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The Americans with Disabilities Act (ADA) and the Americans with Disabilities Act Amendments Act in Disability Evaluations

  • Patricia R. Recupero
  • Samara E. Harms
Chapter

Abstract

Mental health professionals may perform disability evaluations for cases involving the Americans with Disabilities Act (ADA) of 1990. The ADA requires an employee to demonstrate substantial limitation in one or more major life activities in order to invoke the ADA’s protection. The ADA Amendments Act (ADAAA) of 2008 significantly expanded the ADA’s coverage, such that more individuals will meet the statutory requirements to be considered “disabled” under the ADA. Clinicians should have a basic understanding of the recently amended ADA so that they can help patients who may need to invoke the ADA’s protection in order to continue working. Forensic experts may also be asked to assist in ADA cases, as expert witnesses or as consultants, before disputes have escalated to litigation. The mental health professional can help to determine how an employee’s psychiatric impairment (if any) affects occupational functioning, whether the employee poses a direct threat in the workplace, and whether any reasonable accommodations may enable the worker to overcome any functional impairments in performing his or her job. With the enactment of the ADAAA in 2008 and the publication of the Equal Employment Opportunity Commission’s final interpretive rules in 2011, demand for assistance from behavioral health professionals in ADA cases will likely increase in the next several years.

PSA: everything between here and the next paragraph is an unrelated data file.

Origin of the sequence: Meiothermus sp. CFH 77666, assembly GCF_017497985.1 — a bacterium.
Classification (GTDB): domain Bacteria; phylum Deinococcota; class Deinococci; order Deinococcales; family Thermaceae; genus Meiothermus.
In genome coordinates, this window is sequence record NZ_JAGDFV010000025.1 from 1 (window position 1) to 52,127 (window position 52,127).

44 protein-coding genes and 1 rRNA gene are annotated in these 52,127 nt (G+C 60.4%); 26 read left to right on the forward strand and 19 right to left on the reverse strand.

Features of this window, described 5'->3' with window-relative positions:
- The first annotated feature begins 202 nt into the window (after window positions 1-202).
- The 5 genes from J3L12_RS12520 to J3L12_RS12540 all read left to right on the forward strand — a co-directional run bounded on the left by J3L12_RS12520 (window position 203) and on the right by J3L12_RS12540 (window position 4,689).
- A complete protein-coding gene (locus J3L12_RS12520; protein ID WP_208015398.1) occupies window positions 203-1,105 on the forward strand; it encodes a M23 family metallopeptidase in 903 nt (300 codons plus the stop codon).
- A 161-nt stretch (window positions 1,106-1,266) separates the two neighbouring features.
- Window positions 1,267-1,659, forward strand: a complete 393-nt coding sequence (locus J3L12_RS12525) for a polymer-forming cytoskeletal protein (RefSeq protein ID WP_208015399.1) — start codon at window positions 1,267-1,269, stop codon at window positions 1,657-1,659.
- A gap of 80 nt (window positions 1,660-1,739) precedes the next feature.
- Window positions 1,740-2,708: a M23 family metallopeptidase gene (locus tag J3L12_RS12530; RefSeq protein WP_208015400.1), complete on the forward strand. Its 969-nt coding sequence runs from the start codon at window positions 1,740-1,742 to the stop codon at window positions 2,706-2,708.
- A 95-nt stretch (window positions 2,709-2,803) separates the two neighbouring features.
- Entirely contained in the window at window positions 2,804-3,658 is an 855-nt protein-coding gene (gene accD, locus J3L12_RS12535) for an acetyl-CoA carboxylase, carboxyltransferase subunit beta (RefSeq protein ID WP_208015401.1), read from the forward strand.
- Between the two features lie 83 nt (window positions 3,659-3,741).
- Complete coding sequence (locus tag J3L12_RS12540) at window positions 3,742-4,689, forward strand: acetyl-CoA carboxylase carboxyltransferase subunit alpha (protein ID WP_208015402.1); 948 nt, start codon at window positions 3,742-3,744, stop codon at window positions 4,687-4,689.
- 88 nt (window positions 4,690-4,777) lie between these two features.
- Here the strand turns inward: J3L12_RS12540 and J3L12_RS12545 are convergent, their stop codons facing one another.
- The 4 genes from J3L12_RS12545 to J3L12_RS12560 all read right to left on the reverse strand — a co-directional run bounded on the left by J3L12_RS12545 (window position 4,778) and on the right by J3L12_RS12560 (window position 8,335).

Keywords

Americans with Disabilities Act Reasonable accommodations Civil rights Disabled workers Essential job functions 

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Copyright information

© Springer Science+Business Media New York 2013

Authors and Affiliations

  1. 1.Department of Psychiatry and Human BehaviorWarren Alpert Medical School of Brown University, Butler HospitalProvidenceUSA
  2. 2.Maple Key ConsultingStamfordUSA

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